Teton Regional Land Trust is excited to announce that the Community Foundation of Teton Valley, Teton Springs Foundation and the Silver Star Communications’ Caring for Community grant program have all partnered on our project to establish and protect nesting Trumpeter Swans project in Teton Valley. They join other project partners that include Idaho Department of Fish and Game, Intermountain Aquatics, Wyoming Wetlands Society, Trumpeter Swan Society, U.S. Fish and Wildlife Service as well as private landowners. The funding from local foundations will help kick off the project by supporting three specific project goals:
1) Establishing a nesting flock of trumpeter swans in Teton Valley
Teton Regional Land Trust, Idaho Department of Fish and Game, and Intermountain Aquatics recently completed a Trumpeter Swan Assessment that concluded that Teton Basin wetlands could support nesting trumpeter swans. The study identified specific locations that have permanent protection through conservation easements and willing landowners. This summer, project partners will release captive-raised young swans on the chosen wetland with a surrogate mother. Since the species are traditionalists, these swans will establish an affinity for that site and, once mature, will come back to nest each year. Since nesting swans have never been documented in Teton Valley, this is a great opportunity that adds security to the survival of the Rocky Mountain population.
2) Installing bird diverters to prevent trumpeter swan mortality
In winter, power line collisions are a major source of mortality for trumpeters. To improve survival of trumpeter swans, Teton Regional Land Trust and Fall River Electric will continue to coordinate on a project to add and/or replace bird diverters on power lines in areas frequented by wintering Trumpeter Swans. Bird diverters hang from power lines in areas that are frequented by large birds, making them more visible to birds in flight. Although bird diverters have been installed on several lines throughout Teton Basin, older models of diverters have a tendency to break off during high winds while new bird diverters are built to withstand the valley’s strong winds.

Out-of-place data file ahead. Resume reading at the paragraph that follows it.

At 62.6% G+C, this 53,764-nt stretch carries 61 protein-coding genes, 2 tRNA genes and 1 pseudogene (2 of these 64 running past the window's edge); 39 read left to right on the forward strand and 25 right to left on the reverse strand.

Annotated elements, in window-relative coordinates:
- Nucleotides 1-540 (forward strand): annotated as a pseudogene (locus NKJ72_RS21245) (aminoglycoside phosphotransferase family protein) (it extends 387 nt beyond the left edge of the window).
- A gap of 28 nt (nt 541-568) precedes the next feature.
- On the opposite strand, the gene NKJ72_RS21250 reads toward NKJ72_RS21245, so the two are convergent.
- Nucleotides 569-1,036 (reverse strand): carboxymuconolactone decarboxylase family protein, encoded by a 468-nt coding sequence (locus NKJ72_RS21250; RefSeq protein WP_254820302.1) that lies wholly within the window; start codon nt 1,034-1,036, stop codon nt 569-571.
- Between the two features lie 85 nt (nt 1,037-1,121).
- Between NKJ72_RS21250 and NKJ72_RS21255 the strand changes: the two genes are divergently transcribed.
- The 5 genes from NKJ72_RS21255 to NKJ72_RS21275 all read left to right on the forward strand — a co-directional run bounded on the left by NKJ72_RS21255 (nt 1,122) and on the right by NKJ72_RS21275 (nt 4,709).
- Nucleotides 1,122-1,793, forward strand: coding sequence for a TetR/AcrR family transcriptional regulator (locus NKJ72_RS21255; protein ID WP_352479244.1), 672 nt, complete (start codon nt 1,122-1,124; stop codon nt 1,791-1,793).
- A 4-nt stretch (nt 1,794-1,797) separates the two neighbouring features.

3) Providing educational opportunities about this iconic species.
Teton Regional Land Trust and partners will produce outreach materials, hold a presentation regarding the project, allow the public to assist with the introduction of young swans to their new wetlands, and provide monitoring opportunities for volunteers. Teton Regional Land Trust will purchase a field webcam that will let the public view the project remotely. The camera will assist with monitoring the young swans and foster mother from afar since disturbance of swans can increase the potential of stress-related death.
Community Foundation of Teton Valley and Teton Springs Foundation dollars will specifically fund the webcam while Silver Star Communications’ Caring for Community grant program will fund the bird diverters.
“All three supporters provided critical funds to match federal and state dollars and make this project happen,” said Bonnie Self, Operations Director, “We are extremely grateful to have such generous local businesses and foundations in Teton Valley. Their support to our nonprofit community has been instrumental in making our home a better place.”
The grants and contributions of these generous supporters have initiated one of the most exciting protection and restoration projects the Land Trust has ever undertaken. The project is estimated to take ten years and will cost hundreds of thousands of dollars. We are grateful for this early support and we are excited to get more of the community involved as soon as possible.
Photo by Emily Nichols